Still the devoted wife sat at her husband’s side—a guardian angel watching over him. She went on with her knitting, and drove off a fly which threatened to disturb the sleeper. As she accomplished this, her face beamed with joy at having succeeded in prolonging the invalid’s much-needed sleep.
At the end of half an hour or so he awoke suddenly and smiled at her.
“Good-morning, Wolfgang,” cried his wife, merrily. “Did you sleep well?”
“Yes, very well,” was the answer;” and I had such a beautiful dream—the music was heavenly. Oh, Constance, dearie, all the music I ever wrote was nothing compared with that which I heard in my dream!” “What did you dream?” asked Constance, eagerly. ” Oh, it was sad—and yet so glorious,” said the man, clasping his hands as if in prayer. ” I dreamed I was dead and in my grave——-“
“Oh, darling,” cried his wife, whose eyes filled with tears, “how can you say that that was glorious!”
“Wait a minute, dear,” he said, putting his arm around the waist of his wife, who was leaning affectionately against him;” wait a minute and you’ll see that it was glorious. As I was saying, I was dead and in my grave, and around me there was a choir of angels singing ‘Requiem aeternam dona eis, Domine!’ It was so beautiful! I have never heard anything like it in my life. It was infinitely sweeter than any church music I ever composed—and then the cymbals and the magnificent ‘Tuba mirum’! Only angels could write and sing such music. It was heavenly, divine!”
And, as through his mind the music of his dream passed, the composer stared fixedly before him, while his fingers moved as if he were playing a piano.
“Wolfgang,” broke in Constance, whose eyes were still full of tears, ” that comes from thinking so much about that silly ‘Requiem.’ Goodness only knows who commissioned you to write it!”
“Sh ! sh ! ” answered the musician, warningly. “I have it! Yes, that’s it!”
And he hastily fumbled in his pockets for pencil and paper to jot down the notes; but neither pencil nor paper could he find. Then his eye rested on a piece of the red chalk which is so plentiful about Vienna, and which is often used for writing. He quickly seized the chalk and sharpened it, and then hastily began to scribble the music on the slats of the bench on which he had been sitting. In a short time the bench was almost covered with lines and notes.
His wife watched him in dumb amazement, and, through watching him, failed to observe the approach of the uniformed park-keeper, whose face showed the pride of authority and the indignation of the man whose authority has been treated with disrespect. He raised his silver-headed cane—his mark of office—and rushed toward the disfigured bench.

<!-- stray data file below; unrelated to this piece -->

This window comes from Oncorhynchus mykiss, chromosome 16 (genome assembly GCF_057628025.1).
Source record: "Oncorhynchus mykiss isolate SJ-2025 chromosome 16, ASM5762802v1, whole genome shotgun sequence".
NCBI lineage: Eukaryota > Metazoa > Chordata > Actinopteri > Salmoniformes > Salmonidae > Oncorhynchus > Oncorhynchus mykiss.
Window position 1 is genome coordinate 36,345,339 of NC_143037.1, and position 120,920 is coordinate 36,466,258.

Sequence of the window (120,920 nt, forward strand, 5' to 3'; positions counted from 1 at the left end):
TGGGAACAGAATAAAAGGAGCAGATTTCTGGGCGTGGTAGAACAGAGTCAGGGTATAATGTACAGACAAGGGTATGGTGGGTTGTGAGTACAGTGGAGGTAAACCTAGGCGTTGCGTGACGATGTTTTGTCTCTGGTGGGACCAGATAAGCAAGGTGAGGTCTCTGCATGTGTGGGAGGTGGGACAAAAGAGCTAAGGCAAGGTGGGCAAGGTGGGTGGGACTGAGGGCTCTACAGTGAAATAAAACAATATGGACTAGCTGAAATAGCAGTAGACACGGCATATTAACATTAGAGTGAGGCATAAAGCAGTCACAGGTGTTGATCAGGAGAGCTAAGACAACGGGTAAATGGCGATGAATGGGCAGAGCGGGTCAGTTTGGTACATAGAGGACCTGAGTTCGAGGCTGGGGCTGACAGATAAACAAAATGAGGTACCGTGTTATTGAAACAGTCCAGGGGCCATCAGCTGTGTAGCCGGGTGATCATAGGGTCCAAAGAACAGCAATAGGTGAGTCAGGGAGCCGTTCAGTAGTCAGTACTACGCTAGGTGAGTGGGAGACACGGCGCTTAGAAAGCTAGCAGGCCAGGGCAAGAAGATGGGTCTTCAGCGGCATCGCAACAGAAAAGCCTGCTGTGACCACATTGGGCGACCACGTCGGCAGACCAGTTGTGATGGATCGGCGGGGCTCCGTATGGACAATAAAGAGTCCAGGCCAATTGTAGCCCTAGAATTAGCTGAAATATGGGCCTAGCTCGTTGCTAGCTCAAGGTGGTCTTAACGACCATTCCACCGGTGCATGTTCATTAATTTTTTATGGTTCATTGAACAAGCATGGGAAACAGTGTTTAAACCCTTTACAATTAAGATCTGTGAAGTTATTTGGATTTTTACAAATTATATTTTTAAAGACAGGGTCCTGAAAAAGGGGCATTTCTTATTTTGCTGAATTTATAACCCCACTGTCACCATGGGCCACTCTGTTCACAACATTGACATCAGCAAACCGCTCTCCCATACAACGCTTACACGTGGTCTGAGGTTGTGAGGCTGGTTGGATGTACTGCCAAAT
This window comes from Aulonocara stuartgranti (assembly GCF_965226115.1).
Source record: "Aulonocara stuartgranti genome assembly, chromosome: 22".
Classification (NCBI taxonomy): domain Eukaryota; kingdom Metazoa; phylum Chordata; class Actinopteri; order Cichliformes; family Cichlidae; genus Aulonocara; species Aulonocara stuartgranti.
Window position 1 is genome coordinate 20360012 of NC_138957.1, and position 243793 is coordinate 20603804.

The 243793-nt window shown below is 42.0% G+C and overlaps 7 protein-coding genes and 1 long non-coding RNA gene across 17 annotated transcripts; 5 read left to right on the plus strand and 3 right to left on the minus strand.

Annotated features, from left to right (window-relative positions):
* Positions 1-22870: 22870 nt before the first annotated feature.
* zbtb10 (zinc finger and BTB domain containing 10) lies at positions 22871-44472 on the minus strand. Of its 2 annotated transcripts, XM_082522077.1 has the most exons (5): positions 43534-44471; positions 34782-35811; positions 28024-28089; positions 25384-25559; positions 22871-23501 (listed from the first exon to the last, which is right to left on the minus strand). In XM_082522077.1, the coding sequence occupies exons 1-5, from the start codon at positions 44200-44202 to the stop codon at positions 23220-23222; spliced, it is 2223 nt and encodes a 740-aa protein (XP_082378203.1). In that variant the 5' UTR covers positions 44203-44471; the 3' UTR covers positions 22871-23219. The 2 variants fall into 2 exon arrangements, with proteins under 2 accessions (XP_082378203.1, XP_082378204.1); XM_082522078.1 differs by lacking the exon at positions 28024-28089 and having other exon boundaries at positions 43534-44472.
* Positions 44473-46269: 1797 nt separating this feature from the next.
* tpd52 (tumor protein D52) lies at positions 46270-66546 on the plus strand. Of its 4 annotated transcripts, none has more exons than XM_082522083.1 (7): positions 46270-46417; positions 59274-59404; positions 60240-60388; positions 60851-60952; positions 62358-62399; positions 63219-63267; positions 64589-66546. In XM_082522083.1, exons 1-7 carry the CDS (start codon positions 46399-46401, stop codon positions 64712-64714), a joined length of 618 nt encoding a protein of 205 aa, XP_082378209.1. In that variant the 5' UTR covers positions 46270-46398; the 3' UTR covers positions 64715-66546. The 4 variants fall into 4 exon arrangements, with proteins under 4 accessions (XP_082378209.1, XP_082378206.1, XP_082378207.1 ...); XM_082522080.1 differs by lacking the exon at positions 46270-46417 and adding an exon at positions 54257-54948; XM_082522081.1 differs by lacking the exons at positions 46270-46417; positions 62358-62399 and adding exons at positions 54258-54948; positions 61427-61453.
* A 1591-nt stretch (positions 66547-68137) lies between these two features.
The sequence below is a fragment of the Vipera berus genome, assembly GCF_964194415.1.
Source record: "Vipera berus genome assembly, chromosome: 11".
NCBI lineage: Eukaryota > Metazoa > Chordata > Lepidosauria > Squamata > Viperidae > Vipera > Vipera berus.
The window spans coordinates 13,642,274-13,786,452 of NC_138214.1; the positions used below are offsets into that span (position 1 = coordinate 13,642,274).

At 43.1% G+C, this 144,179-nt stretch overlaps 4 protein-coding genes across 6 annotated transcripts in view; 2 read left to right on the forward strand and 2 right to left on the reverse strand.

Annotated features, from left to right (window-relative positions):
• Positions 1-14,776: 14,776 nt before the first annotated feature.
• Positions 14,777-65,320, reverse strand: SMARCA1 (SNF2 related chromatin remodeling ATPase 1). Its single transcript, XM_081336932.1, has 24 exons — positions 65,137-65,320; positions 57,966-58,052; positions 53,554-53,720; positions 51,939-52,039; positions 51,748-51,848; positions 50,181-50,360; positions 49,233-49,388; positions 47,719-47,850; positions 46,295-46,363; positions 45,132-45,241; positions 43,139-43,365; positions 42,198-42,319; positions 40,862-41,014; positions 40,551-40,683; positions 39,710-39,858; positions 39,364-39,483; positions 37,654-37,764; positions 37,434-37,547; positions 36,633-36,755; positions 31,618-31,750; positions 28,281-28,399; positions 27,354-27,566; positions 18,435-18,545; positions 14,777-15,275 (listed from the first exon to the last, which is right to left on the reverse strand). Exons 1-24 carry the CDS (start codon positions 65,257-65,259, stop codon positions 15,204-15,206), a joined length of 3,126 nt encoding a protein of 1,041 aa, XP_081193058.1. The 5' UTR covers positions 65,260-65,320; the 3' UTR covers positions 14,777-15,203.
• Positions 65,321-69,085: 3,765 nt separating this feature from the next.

“Confound your impudence, you good-for-nothing loafer! So you are one of the gang which scratches all my benches, and I’ve caught you in the act! I’ll spoil your little game this time, you scoundrel! Stop that this minute and stand up! Do you hear me? What’s your name?”
“Just a second! Just wait a second, and I shall have done,” replied the composer, without stopping his writing.
“Oh, please Mr. Guardian,” began the wife, who was trembling with fear, “don’t interrupt him. He’s writing music.”
“What?” thundered the eye of the law; “he’s writing music and so I must n’t disturb him! Writing music, nothing. He ‘s scrawling all over the bench. I say, stop that, will you! Stop it, this instant!”
“Tuba mirum spargens sonum,” sang the composer softly to himself as he continued to write, and without paying the slightest attention to the infuriated park-keeper.
“Curse your impudence!” roared the latter, now thoroughly enraged by the cool indifference of the culprit, who paid not the slightest attention to him. “Get up, I tell you, for the last time. What’s your name? “
With these words, in spite of the pleading and ineffectual interference of the weeping wife, the park- watcher seized the musician by the shoulders and jerked him to his feet.
“What’s your name?” he again shouted.
The effect of the words on the burly park-keeper was wonderful. He dropped his superior official mien, and his face grew human and sympathetic. A smile even forced its way through his thick mustache.
It was now Mozart’s turn to smile. As is well known, he was not free from vanity, and, in spite of his brilliant triumphs, he did not disdain the approval of the unlettered park-watcher. For the first time he realized how popular he was. Deeply touched, he held out his hand, saying: